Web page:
Utility Resource Planning
Electric utilities in Washington vary in size and scope of operations. This is reflected in the way utilities approach resource planning and forecasting. Larger utilities typically use multiple sources of electricity supply to meet their customers’ requirements and engage in sophisticated assessments of risks and benefits in evaluating alternative sources of new energy. Many smaller utilities rely on a single supplier to supply all of the power required by their customers. For smaller utilities, the upstream provider – often the Bonneville Power Administration but sometimes another electric utility – undertakes the complex planning and forecasting that leads to a resource plan.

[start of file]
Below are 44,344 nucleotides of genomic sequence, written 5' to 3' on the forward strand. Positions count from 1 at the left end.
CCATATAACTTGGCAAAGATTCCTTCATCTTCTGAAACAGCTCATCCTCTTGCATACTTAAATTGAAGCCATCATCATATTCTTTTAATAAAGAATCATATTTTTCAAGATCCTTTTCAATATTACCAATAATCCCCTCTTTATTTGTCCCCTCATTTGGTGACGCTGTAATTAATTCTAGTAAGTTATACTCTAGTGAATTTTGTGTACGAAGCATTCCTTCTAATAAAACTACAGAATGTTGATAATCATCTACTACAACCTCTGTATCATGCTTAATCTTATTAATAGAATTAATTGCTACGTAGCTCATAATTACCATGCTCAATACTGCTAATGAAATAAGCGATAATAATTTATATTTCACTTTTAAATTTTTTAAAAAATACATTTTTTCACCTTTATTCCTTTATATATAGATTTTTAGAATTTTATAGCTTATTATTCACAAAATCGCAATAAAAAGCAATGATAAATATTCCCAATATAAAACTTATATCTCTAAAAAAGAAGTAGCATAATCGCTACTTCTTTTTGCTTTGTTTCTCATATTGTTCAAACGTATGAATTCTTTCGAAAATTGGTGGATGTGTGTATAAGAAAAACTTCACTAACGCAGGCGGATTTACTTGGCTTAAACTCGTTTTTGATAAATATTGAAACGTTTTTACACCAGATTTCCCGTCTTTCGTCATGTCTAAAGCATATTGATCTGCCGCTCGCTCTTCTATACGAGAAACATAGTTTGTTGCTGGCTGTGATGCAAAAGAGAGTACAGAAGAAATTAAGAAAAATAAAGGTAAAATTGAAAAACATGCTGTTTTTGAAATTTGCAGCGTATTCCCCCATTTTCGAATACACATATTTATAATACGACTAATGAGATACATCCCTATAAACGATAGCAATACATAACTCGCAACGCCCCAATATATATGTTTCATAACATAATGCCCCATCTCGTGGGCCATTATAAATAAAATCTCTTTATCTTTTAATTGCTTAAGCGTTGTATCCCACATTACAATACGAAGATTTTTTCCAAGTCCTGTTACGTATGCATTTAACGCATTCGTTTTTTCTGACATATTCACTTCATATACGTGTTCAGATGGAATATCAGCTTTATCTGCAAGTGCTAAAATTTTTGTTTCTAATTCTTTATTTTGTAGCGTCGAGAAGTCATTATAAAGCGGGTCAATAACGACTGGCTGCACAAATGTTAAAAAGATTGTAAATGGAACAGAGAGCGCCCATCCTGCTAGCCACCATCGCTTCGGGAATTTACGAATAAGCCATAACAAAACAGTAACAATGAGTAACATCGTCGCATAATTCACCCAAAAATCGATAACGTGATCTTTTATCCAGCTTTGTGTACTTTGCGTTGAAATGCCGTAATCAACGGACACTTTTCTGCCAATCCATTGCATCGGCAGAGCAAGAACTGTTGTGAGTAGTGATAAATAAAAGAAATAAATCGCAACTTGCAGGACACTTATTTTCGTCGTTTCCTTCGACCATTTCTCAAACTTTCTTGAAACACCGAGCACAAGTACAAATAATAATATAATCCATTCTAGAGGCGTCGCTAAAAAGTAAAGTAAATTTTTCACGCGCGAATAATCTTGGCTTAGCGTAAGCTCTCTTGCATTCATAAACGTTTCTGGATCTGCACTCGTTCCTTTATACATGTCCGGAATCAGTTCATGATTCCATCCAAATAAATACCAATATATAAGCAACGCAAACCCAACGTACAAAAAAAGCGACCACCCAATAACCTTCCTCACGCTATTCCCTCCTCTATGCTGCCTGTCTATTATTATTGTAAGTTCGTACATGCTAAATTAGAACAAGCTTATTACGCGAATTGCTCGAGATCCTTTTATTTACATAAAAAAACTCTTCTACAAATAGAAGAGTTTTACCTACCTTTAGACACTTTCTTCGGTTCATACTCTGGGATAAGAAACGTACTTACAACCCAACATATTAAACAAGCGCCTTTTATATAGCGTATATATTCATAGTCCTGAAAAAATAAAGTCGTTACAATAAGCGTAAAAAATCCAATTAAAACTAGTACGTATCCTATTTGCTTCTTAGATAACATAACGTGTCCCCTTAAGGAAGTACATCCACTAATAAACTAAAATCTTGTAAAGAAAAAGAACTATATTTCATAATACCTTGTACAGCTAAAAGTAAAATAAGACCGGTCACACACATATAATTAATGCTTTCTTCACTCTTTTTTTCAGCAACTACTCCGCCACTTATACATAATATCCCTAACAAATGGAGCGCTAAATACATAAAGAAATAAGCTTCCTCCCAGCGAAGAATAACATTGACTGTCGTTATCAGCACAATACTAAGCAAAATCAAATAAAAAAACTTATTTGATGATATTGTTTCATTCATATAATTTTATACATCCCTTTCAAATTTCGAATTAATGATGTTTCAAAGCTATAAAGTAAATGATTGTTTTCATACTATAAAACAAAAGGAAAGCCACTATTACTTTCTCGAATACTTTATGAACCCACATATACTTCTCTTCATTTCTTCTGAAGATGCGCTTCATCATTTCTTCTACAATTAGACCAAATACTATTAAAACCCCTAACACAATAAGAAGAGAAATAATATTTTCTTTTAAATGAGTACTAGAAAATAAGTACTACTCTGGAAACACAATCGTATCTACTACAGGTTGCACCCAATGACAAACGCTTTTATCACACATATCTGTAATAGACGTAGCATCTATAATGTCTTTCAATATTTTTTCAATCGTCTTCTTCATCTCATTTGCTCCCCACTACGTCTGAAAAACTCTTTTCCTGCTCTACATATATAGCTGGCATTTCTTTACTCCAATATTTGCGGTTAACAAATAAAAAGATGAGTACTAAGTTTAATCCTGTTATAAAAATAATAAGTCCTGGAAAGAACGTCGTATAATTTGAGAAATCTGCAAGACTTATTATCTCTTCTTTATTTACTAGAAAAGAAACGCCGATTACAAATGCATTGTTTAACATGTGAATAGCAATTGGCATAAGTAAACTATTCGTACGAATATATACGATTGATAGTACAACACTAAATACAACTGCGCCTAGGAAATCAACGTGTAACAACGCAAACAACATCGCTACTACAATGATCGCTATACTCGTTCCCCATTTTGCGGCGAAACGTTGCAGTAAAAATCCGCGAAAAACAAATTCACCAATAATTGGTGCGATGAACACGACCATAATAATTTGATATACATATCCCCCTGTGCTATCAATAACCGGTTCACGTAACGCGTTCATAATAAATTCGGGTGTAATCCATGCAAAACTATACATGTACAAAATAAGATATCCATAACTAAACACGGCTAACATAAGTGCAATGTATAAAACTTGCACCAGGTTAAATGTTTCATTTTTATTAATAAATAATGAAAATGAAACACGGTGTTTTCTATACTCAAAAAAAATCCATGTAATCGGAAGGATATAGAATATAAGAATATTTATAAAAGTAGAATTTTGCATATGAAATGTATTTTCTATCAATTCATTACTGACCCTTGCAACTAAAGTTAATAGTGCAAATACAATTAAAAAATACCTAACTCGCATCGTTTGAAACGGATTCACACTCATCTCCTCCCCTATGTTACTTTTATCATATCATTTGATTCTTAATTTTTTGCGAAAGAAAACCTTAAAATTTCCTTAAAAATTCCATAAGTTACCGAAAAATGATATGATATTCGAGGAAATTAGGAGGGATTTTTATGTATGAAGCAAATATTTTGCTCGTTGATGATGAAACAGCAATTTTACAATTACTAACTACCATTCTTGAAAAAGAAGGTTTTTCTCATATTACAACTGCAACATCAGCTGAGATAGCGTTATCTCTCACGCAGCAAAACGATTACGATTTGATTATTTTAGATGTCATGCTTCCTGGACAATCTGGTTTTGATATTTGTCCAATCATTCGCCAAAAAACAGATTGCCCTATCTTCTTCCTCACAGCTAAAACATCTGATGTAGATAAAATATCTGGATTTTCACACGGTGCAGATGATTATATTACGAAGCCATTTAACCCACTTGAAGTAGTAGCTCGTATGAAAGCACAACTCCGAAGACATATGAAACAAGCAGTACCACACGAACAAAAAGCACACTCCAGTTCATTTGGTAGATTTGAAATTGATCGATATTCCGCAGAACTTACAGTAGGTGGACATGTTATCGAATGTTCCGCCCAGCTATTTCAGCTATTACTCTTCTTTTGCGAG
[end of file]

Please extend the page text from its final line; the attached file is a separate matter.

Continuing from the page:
The current round of utility resource plans indicates a continued reliance on energy conservation as the primary resource for balancing electricity supply and demand. The statewide aggregate growth in electricity demand is expected to be moderate and most of this growth will be offset through energy conservation programs operated by utilities. Several utilities project that their conservation programs will result in more electricity savings than their projected amount of load growth. These utilities expect to experience negative growth in observed electric loads. With the majority of load growth met by conservation programs, utilities are projecting minimal need to acquire additional generating supply resources. The additional resources will primarily be used to replace retiring coal-fired generation.